Reds' chances depend on rookie speedster.
The rookie base stealer extraordinaire is confident he's ready to lead the Reds' offense this season.
GOODYEAR, AZ - Billy Hamilton walks on the field at Goodyear Ballpark on Feb. 27, 2014. (Photo by Rob Tringali/Getty Images)
Billy Hamilton chats with Reds Hall of Fame and former center fielder Eric Davis at spring training. (Photo by Mark Slaughter/WCPO).
CINCINNATI – Billy Hamilton is more than the focal point of the 2014 Reds. It's this simple: As Hamilton goes, so will the Reds.
Bright, wiry and fast, the 23-year-old rookie is about to take his place as the Reds everyday center fielder - and more important, their lead-off hitter - on Opening Day Monday.
"I am ready," Hamilton says. "I’ve been working hard, and I feel like I’m ready."
Some people say Hamilton could revolutionize baseball with his sensational speed and base stealing. Hamilton set the professional record with 155 steals in 2012. In a September call-up with the Reds last year, he stole 13 bases in 14 tries.
Before he does that, though, Hamilton needs to prove that he can get on base against big-league pitching.
"You can’t really steal bases without getting on base," Hamilton knows. "I’ve really been working on my all-around game. And I feel like I’m in a place now where I’m confident. I’m feeling better at the plate."
No one is expecting Hamilton to hit .368 with a .429 on-base percentage like he did last September.
But Hamilton has big shoes to fill. He's replacing one of baseball's best leadoff hitters last year. Shin Soo-Choo hit .285 with a .423 OBP and scored 107 runs.
Hamilton's spring numbers -- a .327 batting average with a .381 on-base percentage, and nine steals in nine tries – are reason for optimism. He also led the team with 14 runs scored.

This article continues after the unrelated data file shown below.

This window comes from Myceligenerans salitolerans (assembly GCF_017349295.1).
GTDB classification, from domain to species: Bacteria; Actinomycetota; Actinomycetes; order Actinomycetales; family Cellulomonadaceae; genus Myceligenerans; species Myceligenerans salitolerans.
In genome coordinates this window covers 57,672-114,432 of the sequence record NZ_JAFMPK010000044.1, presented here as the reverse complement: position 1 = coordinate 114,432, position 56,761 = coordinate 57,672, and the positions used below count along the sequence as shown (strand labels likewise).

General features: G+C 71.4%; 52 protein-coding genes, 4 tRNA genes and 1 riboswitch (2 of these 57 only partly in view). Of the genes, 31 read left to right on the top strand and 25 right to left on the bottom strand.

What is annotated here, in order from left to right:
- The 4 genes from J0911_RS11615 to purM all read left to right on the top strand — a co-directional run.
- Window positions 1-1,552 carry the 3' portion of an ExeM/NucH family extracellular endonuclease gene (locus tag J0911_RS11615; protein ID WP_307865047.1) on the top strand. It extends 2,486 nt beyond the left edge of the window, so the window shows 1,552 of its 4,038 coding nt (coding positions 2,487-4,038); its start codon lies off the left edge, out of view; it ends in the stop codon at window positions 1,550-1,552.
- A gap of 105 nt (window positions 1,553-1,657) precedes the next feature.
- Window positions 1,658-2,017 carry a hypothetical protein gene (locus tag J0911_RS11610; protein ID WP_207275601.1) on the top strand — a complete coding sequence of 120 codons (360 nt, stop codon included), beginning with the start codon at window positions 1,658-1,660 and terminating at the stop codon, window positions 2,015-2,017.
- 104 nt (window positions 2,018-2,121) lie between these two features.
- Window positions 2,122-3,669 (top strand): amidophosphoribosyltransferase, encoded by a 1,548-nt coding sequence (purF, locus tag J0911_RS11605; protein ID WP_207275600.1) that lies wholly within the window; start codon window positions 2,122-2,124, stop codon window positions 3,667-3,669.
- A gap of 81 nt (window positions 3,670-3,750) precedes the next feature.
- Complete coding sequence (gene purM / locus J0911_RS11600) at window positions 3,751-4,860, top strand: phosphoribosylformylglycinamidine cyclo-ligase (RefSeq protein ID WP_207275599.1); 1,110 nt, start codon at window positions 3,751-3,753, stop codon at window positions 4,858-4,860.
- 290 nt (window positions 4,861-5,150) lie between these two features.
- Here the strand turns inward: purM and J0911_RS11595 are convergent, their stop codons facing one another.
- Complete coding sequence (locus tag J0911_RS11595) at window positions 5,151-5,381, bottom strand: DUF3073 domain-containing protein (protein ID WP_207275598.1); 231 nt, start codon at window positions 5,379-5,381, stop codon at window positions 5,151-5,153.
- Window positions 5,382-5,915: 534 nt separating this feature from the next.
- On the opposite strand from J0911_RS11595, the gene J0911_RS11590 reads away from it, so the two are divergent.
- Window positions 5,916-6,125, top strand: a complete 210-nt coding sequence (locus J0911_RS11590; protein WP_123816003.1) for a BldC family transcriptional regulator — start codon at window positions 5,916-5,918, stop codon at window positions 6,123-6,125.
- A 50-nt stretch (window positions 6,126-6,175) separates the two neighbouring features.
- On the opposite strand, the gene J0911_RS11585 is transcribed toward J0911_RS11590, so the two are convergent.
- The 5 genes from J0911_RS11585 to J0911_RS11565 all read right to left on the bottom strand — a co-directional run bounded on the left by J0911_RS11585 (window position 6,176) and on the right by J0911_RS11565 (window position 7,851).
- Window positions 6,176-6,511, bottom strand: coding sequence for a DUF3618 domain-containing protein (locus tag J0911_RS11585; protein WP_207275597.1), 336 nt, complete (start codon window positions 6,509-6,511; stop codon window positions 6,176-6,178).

"He's been terrific in every way," manager Bryan Price said. "His overall approach about what he needed to do to get better has been impeccable. He's been great at seeing pitches. He's been great about keeping those high fly balls out of the air.
"He's brought an air of confidence I wasn't sure was going to show up."
Hamilton played winter ball in Puerto Rico, working on getting on base. He spent part of the winter in Arizona working with Delino DeShields, who manages the Reds' Double-A team in Pensacola and stole 463 bases during his major league career.
So when Hamilton came to spring training, he already had a leg up on his spring agenda.
Hamilton worked hard in Arizona to improve his bunting, rising early for practice and tips from Reds coach Billy Hatcher.
What Drew Stubbs, the speedy former center fielder, failed to grasp, Hamilton embraced.
"Now is the time with the help I have that I can become a great bunter," Hamilton said at spring training. "It’s going to help my game, eventually, with getting on base more, cutting down some of my swings, and saving some of my hits by going with bunting.
"Yeah, it’s going to be a big part of my game."
The Reds have little doubt that Hamilton can field his position. Hatcher is convinced that Hamilton is a Gold Glove winner in waiting. He’s also convinced Hamilton's hitting won’t be far behind.
"He’s going to make some mistakes, but they're going to be aggressive mistakes," Hatcher said. "All we’re trying to do right now is minimize his mistakes, trying to make him comfortable.
"The sooner we make him comfortable, the better off he’s going to be."
Price will try to lessen the pressure on Hamilton by keeping the focus on other parts of the lineup.
"We're not going to ask anybody to carry too much of the load," Price said. "If we're going to be the team we think we can be, we've got to disperse the responsibility in our lineup and we've got to improve — not just hoping Billy can handle the leadoff spot, but hoping to get more production from the other seven guys who are going to be in lineup on a regular basis and also asking our bench to give us energy and performance."
Before one spring workout, Hamilton walked through the clubhouse wearing a gray T-shirt that pretty much summed up what he's hoping to show during the season. There were two words on the front: "Speed Kills."
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